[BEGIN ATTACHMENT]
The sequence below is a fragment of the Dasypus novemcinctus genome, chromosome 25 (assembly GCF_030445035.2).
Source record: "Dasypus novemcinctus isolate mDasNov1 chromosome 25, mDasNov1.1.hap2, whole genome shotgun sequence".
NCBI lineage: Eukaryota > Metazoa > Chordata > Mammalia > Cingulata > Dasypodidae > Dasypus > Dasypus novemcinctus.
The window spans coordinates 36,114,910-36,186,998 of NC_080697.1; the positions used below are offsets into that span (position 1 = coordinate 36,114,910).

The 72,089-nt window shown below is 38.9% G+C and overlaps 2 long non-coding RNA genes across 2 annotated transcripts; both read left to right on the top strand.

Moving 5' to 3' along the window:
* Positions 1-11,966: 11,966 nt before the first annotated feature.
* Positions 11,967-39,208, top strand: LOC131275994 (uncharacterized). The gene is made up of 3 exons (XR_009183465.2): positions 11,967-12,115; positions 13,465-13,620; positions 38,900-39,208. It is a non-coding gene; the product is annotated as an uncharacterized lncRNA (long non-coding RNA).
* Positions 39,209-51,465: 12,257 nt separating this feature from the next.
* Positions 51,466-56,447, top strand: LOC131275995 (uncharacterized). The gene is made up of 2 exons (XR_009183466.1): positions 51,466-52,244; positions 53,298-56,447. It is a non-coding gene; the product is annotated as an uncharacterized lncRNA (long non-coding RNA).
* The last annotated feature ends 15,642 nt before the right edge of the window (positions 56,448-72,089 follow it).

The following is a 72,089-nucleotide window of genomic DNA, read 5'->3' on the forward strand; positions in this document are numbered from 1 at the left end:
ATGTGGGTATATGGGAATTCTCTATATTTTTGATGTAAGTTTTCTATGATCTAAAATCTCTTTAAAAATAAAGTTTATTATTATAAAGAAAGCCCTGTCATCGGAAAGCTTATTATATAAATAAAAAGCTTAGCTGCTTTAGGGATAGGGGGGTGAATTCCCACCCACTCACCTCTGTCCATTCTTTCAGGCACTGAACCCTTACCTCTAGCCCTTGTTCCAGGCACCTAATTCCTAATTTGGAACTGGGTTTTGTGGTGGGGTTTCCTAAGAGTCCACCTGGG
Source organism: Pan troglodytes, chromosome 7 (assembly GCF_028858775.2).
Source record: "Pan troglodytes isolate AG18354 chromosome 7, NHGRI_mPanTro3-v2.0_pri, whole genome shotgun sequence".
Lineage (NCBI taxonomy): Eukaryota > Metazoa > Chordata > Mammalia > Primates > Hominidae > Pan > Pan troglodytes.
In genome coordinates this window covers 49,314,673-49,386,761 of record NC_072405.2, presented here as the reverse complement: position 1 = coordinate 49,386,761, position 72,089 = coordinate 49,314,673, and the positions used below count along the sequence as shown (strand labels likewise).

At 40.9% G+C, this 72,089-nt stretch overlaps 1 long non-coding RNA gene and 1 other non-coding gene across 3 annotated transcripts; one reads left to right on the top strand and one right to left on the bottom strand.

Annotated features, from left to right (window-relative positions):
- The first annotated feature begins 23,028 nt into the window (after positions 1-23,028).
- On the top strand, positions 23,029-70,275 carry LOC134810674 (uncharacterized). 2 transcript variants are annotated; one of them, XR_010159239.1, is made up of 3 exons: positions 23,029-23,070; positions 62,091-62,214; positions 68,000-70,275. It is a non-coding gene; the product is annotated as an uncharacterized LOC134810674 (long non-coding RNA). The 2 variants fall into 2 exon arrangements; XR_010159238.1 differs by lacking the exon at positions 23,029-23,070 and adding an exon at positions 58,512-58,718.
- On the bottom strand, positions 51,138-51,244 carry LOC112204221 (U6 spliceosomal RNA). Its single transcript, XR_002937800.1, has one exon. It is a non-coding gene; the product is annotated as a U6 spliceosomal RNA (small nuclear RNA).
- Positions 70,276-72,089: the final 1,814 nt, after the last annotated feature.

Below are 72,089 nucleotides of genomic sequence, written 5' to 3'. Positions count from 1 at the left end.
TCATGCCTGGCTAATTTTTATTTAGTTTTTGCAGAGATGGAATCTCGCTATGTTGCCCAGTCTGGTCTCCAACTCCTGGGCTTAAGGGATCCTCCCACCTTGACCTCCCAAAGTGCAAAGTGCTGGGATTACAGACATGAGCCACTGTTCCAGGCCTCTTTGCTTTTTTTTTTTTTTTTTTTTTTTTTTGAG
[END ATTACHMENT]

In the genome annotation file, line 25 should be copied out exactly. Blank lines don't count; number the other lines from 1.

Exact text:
TCATGCCTGGCTAATTTTTATTTAGTTTTTGCAGAGATGGAATCTCGCTATGTTGCCCAGTCTGGTCTCCAACTCCTGGGCTTAAGGGATCCTCCCACCTTGACCTCCCAAAGTGCAAAGTGCTGGGATTACAGACATGAGCCACTGTTCCAGGCCTCTTTGCTTTTTTTTTTTTTTTTTTTTTTTTTTGAG